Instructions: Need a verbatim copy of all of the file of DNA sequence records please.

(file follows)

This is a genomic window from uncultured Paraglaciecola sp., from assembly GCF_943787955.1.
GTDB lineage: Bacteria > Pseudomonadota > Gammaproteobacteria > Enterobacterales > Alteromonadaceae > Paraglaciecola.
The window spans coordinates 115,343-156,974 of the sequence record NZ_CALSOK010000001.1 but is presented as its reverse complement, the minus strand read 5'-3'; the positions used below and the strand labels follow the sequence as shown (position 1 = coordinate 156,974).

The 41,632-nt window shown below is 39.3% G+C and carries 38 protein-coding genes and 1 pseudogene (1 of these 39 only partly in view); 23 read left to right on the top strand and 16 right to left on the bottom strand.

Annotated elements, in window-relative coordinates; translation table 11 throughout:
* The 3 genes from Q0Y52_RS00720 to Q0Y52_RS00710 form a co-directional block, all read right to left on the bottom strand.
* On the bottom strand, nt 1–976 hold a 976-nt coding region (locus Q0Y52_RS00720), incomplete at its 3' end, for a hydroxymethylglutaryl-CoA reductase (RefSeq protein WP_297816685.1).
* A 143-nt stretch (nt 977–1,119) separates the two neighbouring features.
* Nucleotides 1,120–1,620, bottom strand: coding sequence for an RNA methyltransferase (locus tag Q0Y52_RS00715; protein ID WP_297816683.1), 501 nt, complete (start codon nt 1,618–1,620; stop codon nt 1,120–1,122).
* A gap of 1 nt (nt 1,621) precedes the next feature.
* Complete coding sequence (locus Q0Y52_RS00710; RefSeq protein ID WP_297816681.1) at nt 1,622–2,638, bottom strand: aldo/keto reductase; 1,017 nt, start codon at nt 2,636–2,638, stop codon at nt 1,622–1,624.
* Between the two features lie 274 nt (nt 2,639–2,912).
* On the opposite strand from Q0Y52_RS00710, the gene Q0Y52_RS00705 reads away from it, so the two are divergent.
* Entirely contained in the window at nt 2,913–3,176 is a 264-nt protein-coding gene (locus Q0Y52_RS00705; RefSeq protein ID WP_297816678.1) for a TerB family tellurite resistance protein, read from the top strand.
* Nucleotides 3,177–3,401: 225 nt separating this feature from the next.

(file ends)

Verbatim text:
This is a genomic window from uncultured Paraglaciecola sp., from assembly GCF_943787955.1.
GTDB lineage: Bacteria > Pseudomonadota > Gammaproteobacteria > Enterobacterales > Alteromonadaceae > Paraglaciecola.
The window spans coordinates 115,343-156,974 of the sequence record NZ_CALSOK010000001.1 but is presented as its reverse complement, the minus strand read 5'-3'; the positions used below and the strand labels follow the sequence as shown (position 1 = coordinate 156,974).

The 41,632-nt window shown below is 39.3% G+C and carries 38 protein-coding genes and 1 pseudogene (1 of these 39 only partly in view); 23 read left to right on the top strand and 16 right to left on the bottom strand.

Annotated elements, in window-relative coordinates; translation table 11 throughout:
* The 3 genes from Q0Y52_RS00720 to Q0Y52_RS00710 form a co-directional block, all read right to left on the bottom strand.
* On the bottom strand, nt 1–976 hold a 976-nt coding region (locus Q0Y52_RS00720), incomplete at its 3' end, for a hydroxymethylglutaryl-CoA reductase (RefSeq protein WP_297816685.1).
* A 143-nt stretch (nt 977–1,119) separates the two neighbouring features.
* Nucleotides 1,120–1,620, bottom strand: coding sequence for an RNA methyltransferase (locus tag Q0Y52_RS00715; protein ID WP_297816683.1), 501 nt, complete (start codon nt 1,618–1,620; stop codon nt 1,120–1,122).
* A gap of 1 nt (nt 1,621) precedes the next feature.
* Complete coding sequence (locus Q0Y52_RS00710; RefSeq protein ID WP_297816681.1) at nt 1,622–2,638, bottom strand: aldo/keto reductase; 1,017 nt, start codon at nt 2,636–2,638, stop codon at nt 1,622–1,624.
* Between the two features lie 274 nt (nt 2,639–2,912).
* On the opposite strand from Q0Y52_RS00710, the gene Q0Y52_RS00705 reads away from it, so the two are divergent.
* Entirely contained in the window at nt 2,913–3,176 is a 264-nt protein-coding gene (locus Q0Y52_RS00705; RefSeq protein ID WP_297816678.1) for a TerB family tellurite resistance protein, read from the top strand.
* Nucleotides 3,177–3,401: 225 nt separating this feature from the next.